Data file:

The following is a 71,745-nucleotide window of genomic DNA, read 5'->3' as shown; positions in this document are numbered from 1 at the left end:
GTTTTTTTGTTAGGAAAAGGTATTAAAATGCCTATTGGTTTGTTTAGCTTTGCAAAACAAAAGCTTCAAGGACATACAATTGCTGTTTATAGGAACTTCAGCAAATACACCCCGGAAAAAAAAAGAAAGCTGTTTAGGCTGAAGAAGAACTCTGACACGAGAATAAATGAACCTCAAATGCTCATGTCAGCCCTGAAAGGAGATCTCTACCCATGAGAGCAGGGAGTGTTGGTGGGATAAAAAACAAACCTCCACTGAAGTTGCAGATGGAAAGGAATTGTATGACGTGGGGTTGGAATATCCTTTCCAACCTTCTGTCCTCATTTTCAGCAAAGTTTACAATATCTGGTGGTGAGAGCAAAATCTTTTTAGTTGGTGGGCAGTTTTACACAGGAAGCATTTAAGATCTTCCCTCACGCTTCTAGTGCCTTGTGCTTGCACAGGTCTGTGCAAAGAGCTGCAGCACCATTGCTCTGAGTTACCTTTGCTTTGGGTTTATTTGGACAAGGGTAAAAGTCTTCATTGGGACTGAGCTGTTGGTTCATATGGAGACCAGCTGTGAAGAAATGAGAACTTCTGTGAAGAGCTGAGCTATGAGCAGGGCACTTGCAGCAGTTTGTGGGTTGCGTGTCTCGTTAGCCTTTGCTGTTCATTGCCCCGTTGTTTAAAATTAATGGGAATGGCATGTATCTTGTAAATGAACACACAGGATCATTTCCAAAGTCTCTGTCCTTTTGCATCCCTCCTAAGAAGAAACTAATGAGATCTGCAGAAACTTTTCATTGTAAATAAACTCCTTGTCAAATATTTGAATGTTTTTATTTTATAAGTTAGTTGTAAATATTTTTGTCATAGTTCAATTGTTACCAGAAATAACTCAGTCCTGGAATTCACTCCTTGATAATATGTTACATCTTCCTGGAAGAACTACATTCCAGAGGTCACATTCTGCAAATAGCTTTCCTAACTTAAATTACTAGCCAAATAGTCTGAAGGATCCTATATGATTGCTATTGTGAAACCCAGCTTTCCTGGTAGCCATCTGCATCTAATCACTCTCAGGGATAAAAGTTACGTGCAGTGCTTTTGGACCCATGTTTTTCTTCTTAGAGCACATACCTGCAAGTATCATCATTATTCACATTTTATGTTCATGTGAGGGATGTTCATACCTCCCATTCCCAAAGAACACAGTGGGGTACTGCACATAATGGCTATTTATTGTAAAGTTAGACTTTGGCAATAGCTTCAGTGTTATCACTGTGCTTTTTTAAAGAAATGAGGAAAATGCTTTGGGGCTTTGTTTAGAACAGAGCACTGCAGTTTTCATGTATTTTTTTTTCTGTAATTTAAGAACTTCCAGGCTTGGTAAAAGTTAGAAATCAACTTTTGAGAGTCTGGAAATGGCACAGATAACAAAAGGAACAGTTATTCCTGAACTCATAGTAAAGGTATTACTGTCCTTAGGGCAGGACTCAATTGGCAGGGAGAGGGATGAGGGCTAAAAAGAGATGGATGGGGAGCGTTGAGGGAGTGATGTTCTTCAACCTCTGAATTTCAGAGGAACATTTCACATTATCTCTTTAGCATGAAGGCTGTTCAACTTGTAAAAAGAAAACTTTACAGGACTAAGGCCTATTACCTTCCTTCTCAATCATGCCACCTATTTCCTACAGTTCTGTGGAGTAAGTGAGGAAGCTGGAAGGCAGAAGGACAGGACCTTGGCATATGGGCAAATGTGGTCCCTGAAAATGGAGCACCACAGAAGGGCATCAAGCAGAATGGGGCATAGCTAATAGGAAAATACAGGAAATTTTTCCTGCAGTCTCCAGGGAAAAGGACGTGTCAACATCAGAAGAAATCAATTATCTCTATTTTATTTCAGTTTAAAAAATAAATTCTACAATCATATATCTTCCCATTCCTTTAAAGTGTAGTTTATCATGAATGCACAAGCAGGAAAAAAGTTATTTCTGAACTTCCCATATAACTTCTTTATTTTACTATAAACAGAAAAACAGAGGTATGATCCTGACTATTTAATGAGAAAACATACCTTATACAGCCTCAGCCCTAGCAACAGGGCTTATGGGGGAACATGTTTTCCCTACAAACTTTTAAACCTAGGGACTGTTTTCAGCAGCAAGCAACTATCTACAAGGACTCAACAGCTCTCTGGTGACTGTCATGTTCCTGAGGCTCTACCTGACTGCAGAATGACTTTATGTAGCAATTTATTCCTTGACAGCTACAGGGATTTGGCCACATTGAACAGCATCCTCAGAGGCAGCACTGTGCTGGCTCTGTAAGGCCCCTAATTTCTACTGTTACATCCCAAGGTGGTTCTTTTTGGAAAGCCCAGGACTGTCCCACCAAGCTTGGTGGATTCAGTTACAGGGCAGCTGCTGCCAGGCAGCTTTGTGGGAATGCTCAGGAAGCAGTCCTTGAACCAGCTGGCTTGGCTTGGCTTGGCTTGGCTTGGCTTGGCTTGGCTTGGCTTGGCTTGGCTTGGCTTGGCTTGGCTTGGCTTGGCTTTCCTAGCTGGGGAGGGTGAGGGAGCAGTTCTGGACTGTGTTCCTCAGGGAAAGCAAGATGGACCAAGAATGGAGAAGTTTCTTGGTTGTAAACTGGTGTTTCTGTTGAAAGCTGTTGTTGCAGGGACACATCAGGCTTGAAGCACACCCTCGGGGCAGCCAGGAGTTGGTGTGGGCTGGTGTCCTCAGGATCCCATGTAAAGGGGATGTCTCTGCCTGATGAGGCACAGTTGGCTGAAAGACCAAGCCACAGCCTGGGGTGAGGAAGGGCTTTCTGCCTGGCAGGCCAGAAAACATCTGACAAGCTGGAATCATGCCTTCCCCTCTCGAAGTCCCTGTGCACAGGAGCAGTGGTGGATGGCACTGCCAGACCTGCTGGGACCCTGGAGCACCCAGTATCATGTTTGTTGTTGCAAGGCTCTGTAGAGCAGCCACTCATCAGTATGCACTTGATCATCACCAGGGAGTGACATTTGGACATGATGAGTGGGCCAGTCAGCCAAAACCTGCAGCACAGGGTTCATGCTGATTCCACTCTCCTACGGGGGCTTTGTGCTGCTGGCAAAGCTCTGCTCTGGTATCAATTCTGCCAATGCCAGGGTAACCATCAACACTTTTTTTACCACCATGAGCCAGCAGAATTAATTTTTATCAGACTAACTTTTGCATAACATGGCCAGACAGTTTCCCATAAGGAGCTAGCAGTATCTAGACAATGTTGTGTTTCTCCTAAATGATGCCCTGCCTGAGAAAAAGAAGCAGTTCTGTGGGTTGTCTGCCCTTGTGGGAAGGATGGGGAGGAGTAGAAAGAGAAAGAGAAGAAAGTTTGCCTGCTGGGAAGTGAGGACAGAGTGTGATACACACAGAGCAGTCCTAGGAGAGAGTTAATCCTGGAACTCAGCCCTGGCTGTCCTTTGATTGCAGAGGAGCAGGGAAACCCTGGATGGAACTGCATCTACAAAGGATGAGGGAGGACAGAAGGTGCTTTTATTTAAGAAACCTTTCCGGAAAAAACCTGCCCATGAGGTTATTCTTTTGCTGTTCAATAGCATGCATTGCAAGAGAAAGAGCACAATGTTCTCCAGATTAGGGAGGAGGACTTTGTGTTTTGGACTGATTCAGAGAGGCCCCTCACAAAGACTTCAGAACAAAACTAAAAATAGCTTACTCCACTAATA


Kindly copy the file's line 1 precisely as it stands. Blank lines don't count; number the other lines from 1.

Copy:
The following is a 71,745-nucleotide window of genomic DNA, read 5'->3' as shown; positions in this document are numbered from 1 at the left end: